Whilst the default position under many construction contracts is that in the event of non-payment of an adjudicator's decision recourse would be had to a court to enforce the decision, complex issues can arise where parties have agreed that disputes arising between them should be finally decided in arbitration.

The recent case of Northumbrian Water Ltd v Doosan Enpure & Anor [2022] EWHC 2881 (TCC) provides some useful guidance on the interplay between a court and an arbitral tribunal in adjudication enforcement proceedings, where Mrs Justice O'Farrell considered whether a stay of the enforcement proceedings pursuant to section 9 of the Arbitration Act 1996 should be granted.

Northumbrian Water Ltd ("NWL") had engaged Doosan Enpure Limited and Tilbury Douglas Construction Limited acting in an unincorporated joint venture ("JV") for works to upgrade Horsley Water Treatment Works. The contract was based on the NEC3 Engineering and Construction Contract Option C. The parties HAD agreed that Option W2 should apply, which made provision for adjudication, and "the tribunal" was specified as "arbitration".

Disputes arose between the parties arising out of cost-overruns, delays to the works and quality issues. NWL terminated the contract and claimed that the amount due to it following the termination for Contractor default was £50,999,343.30. The JV disputed that any sums were due to NWL and it claimed it was entitled to an adjustment to the Prices under the Contract in the sum of £32,854,840.23.

In the event, NWL served a Notice of Adjudication seeking, amongst other things, a decision that the JV should pay NWL £26,168,652.47. The adjudicator decided, amongst other things, that the JV should pay NWL the sum of £22,458,540.04. The JV did not pay the sums directed by the adjudicator and issued a Notice of Dissatisfaction which stated "[t]he Responding Party intends to refer the matters addressed by the Decision… for the final determination of the Dispute."

NWL raised court proceedings seeking enforcement of the adjudicator's decision, which were resisted by the JV. Dealing firstly with the validity of the adjudicator's decision, Mrs Justice O'Farrell held that "…the adjudication decision is binding on the parties unless and until revised in arbitration and is enforceable as a matter of contractual obligation" and that subject to the section 9 stay "the JV has no defence to the application for enforcement of the adjudication decision and NWL is entitled to summary judgment".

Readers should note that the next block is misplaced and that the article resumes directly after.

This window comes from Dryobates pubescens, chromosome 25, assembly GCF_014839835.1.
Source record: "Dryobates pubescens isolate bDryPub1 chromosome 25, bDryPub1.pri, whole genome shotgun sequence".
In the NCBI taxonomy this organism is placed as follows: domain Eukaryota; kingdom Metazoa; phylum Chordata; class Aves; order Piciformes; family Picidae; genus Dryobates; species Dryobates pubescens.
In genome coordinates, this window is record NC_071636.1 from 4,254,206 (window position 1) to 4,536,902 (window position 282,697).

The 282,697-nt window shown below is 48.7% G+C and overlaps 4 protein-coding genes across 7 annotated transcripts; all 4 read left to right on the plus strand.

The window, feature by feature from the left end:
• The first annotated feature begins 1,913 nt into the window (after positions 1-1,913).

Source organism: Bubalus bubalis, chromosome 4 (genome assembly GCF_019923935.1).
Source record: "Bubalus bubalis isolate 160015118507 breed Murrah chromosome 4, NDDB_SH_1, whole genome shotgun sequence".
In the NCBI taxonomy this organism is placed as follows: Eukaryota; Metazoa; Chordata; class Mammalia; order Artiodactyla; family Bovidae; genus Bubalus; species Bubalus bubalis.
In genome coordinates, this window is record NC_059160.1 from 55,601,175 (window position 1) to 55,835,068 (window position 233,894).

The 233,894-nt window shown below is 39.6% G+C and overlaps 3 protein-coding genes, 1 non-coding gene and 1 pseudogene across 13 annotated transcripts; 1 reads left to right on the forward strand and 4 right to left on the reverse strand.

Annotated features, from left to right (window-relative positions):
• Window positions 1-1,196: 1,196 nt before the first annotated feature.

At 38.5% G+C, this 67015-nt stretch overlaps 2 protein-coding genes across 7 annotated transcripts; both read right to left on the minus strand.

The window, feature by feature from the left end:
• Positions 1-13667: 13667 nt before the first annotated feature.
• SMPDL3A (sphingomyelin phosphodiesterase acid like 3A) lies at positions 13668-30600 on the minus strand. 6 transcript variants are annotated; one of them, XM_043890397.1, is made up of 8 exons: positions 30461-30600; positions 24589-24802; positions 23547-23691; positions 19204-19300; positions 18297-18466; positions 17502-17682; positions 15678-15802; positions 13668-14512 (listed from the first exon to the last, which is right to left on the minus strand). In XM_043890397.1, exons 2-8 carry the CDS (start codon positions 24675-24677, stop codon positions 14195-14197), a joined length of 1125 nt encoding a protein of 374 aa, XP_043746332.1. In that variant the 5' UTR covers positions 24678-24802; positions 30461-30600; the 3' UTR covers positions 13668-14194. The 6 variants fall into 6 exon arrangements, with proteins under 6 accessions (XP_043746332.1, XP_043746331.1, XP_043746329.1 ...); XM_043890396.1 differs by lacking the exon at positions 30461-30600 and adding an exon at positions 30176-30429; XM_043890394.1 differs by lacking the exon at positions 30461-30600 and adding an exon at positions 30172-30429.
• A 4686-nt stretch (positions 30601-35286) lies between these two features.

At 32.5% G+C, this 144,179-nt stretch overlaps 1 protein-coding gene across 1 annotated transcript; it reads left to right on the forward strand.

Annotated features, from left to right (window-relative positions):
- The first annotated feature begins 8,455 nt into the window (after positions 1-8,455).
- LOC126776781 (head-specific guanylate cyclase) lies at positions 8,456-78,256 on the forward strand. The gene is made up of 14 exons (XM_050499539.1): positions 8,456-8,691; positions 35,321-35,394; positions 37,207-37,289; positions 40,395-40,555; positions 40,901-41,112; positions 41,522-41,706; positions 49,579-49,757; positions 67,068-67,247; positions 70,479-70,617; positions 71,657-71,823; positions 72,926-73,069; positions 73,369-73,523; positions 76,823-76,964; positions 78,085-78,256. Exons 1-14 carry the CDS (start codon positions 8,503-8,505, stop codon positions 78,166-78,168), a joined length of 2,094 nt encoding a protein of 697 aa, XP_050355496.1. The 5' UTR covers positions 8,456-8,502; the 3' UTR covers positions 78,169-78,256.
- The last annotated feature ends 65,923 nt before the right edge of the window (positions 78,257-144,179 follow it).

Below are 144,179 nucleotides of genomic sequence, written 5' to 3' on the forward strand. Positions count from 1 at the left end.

In turning to the application for a section 9 stay, it was noted that the JV's Notice of Dissatisfaction did not include any challenge to jurisdiction or any breach of the rules of natural justice. On that basis, the JV had therefore lost its right to challenge the validity of the adjudicator's decision in court or arbitration. It followed that whilst the JV still retained the right to refer the underlying dispute to arbitration, the validity of the adjudicator's decision was not then something under the contract which was to be referred to arbitration and section 9 of the Arbitration Act 1996 was not engaged.

The court also had regard to Clause W2.3(11), which it construed as the parties having agreed that the court has the power to enforce an adjudicator's decision pending any revision in arbitration.

In this case the JV's attempts to resist enforcement were unsuccessful. The court did, however, recognise and acknowledge the parties' agreement to arbitrate, where it distinguished between a claim to enforce an adjudicator's decision that is agreed to be binding and enforceable (which here could be decided by the court) with claims relating to the underlying dispute (which here were to be finally decided by the arbitral tribunal).

Managing the interface between adjudication, arbitration and court can then present many challenges and requires careful consideration of the particular facts and circumstances. As an example, in Macob Civil Engineering Ltd v Morrison Construction Ltd [1999] 1 BLR 93 the court's reasoning was that a losing party may be faced with a choice to either challenge the validity of the adjudicator's decision in court arguing that it should not be enforced or to treat the decision as valid and binding on an interim basis, with the dispute then being referred to arbitration for final determination.


Amy Pairman

Senior Associate

Keith Kilburn

Legal Director

David Arnott